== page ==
Wertheim National Wildlife Refuge New Visitor Facility

C&S designed and provided construction management services for a new visitor center/administration facility for the U.S. Fish and Wildlife Service. The new energy-efficient facility at the Long Island National Wildlife Refuge (LINWR) Complex at Wertheim National Wildlife Refuge is a hub for all eight refuges located on Long Island and is close to many communities and future refuge visitors.

The 17,000-square-foot building includes a visitor center and office space for the refuge complex employees, other service programs, and agency partners. The visitor center portion of the building includes educational and interactive exhibits, a multi-purpose room to support partnership projects, an environmental education laboratory, and other visitor services opportunities. The public areas contain displays of regional animal and plant life, including a 30-foot-tall oak tree, along with an aquarium displaying local fish species.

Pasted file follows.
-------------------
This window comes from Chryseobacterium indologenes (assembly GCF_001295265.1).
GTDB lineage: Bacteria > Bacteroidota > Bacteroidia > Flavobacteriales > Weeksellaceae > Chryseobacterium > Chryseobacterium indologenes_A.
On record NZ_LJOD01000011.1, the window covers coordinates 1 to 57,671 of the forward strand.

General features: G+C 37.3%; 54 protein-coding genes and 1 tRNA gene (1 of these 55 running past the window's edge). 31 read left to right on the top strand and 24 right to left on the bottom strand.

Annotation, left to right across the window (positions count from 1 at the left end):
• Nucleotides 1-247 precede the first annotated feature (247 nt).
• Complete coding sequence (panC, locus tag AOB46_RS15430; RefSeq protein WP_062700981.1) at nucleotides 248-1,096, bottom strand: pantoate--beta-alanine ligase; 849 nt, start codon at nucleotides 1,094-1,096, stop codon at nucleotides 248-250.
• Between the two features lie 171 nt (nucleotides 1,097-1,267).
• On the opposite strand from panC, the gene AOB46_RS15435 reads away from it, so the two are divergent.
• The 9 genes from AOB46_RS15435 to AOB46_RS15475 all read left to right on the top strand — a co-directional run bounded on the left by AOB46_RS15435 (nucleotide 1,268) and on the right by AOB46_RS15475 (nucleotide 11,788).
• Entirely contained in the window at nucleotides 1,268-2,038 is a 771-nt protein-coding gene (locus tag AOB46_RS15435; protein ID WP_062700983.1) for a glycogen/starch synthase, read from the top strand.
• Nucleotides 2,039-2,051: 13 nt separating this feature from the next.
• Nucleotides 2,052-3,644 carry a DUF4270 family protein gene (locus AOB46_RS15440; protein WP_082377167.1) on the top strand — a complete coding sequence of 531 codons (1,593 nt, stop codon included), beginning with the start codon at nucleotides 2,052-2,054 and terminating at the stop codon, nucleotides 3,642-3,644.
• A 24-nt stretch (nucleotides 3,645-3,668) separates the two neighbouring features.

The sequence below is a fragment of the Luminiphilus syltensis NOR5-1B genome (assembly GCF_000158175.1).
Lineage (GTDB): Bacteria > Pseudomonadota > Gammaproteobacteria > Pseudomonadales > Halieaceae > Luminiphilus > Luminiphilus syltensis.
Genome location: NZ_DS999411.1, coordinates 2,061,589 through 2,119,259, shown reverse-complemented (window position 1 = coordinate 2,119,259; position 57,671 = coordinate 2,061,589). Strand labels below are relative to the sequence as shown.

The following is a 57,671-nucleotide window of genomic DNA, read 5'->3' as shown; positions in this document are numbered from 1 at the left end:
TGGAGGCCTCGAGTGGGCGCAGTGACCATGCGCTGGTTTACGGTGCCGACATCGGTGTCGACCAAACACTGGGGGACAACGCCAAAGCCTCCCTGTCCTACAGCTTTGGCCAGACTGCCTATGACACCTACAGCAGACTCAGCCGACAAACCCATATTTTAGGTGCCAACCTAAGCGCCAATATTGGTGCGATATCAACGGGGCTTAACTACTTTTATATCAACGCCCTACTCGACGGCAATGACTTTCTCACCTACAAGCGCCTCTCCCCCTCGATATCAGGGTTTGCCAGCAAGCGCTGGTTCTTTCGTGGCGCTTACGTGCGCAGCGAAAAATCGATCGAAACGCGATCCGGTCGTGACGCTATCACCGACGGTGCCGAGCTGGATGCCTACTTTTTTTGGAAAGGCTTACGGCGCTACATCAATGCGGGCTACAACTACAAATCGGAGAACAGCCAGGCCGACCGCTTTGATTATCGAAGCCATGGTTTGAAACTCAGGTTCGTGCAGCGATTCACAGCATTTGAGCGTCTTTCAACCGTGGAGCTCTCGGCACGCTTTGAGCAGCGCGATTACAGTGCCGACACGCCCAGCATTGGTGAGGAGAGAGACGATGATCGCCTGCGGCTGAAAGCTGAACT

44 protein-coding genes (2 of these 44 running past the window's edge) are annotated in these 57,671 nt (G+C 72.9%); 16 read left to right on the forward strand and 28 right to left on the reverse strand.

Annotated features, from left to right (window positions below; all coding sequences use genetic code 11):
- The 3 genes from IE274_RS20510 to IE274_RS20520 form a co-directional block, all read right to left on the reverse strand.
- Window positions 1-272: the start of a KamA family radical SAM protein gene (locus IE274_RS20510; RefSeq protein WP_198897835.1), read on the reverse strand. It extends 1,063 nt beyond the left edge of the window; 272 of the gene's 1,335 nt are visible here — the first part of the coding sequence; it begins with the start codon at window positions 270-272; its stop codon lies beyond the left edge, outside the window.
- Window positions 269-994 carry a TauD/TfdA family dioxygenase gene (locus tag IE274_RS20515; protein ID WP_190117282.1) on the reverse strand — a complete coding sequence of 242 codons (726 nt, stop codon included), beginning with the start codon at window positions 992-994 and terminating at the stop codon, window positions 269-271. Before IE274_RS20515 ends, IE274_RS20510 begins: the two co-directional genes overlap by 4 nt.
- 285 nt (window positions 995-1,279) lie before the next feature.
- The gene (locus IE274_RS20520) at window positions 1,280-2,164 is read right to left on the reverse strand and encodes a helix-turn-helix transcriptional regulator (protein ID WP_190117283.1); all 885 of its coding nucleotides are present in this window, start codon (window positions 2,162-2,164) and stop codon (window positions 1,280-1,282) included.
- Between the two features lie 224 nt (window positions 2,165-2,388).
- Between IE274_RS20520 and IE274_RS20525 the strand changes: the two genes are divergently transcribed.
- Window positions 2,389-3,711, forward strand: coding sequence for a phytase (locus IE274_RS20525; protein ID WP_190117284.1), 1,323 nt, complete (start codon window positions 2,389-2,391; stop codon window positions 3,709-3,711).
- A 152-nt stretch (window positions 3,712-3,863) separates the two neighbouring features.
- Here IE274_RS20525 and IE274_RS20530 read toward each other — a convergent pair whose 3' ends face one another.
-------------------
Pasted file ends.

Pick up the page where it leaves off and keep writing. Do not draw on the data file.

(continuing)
The center was designed to meet the LEED certification criteria for sustainability and energy efficiency, and is anticipated to meet the requirement for a Gold Certification.

The project features a number of key sustainability features. Permeable pavers and permeable pavement in selected areas are used to help in the stormwater management of the site. Biodetention basins are used across the site for additional stormwater management. The building will be heated and cooled using a geothermal loop field and heat pumps. With the exception of the standby generator, there are no fossil fuels on-site for building operation. Solar thermal collectors will be used for domestic hot water creation and photovoltaic panels for electrical production. Finish materials that have recycled content are rapidly renewable and are manufactured locally.

This project also included the design of a site master plan, which includes educational exhibits, extension of the walking trails, and a fishing pier.
C&S used Revit building information modeling (BIM) to create several concepts of massing and aesthetic to arrive at a structure that incorporates the language of coastal Long Island architecture, is economical and efficient, and minimizes the environmental impact to the wildlife refuge.

The Fish & Wildlife Service received $9.775 million in American Recovery and Reinvestment Act (ARRA) funding for the project. With projects funded by the ARRA, the schedule of design and construction was accelerated to meet funding mandates. The project was designed in less than six months and completed construction in 2011.